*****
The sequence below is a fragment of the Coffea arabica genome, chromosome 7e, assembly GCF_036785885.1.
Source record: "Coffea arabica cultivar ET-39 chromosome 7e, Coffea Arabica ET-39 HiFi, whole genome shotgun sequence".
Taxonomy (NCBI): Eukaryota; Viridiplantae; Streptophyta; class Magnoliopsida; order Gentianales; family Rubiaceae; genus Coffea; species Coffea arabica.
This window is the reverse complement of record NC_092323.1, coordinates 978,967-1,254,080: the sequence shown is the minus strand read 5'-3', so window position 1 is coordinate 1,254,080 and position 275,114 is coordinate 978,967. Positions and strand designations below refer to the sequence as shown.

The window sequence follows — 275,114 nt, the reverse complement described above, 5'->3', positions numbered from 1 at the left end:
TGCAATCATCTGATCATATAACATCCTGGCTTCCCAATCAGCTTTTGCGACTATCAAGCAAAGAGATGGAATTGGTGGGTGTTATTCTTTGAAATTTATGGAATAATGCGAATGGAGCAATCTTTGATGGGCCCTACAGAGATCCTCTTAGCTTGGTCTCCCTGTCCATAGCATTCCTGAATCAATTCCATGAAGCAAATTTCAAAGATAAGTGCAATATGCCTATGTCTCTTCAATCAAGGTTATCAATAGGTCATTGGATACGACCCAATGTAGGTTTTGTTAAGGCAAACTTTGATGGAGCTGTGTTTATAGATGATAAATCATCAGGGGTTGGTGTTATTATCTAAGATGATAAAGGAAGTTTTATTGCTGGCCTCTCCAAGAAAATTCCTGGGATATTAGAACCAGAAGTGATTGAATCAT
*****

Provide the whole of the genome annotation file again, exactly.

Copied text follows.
The sequence below is a fragment of the Coffea arabica genome, chromosome 7e, assembly GCF_036785885.1.
Source record: "Coffea arabica cultivar ET-39 chromosome 7e, Coffea Arabica ET-39 HiFi, whole genome shotgun sequence".
Taxonomy (NCBI): Eukaryota; Viridiplantae; Streptophyta; class Magnoliopsida; order Gentianales; family Rubiaceae; genus Coffea; species Coffea arabica.
This window is the reverse complement of record NC_092323.1, coordinates 978,967-1,254,080: the sequence shown is the minus strand read 5'-3', so window position 1 is coordinate 1,254,080 and position 275,114 is coordinate 978,967. Positions and strand designations below refer to the sequence as shown.

The window sequence follows — 275,114 nt, the reverse complement described above, 5'->3', positions numbered from 1 at the left end:
TGCAATCATCTGATCATATAACATCCTGGCTTCCCAATCAGCTTTTGCGACTATCAAGCAAAGAGATGGAATTGGTGGGTGTTATTCTTTGAAATTTATGGAATAATGCGAATGGAGCAATCTTTGATGGGCCCTACAGAGATCCTCTTAGCTTGGTCTCCCTGTCCATAGCATTCCTGAATCAATTCCATGAAGCAAATTTCAAAGATAAGTGCAATATGCCTATGTCTCTTCAATCAAGGTTATCAATAGGTCATTGGATACGACCCAATGTAGGTTTTGTTAAGGCAAACTTTGATGGAGCTGTGTTTATAGATGATAAATCATCAGGGGTTGGTGTTATTATCTAAGATGATAAAGGAAGTTTTATTGCTGGCCTCTCCAAGAAAATTCCTGGGATATTAGAACCAGAAGTGATTGAATCAT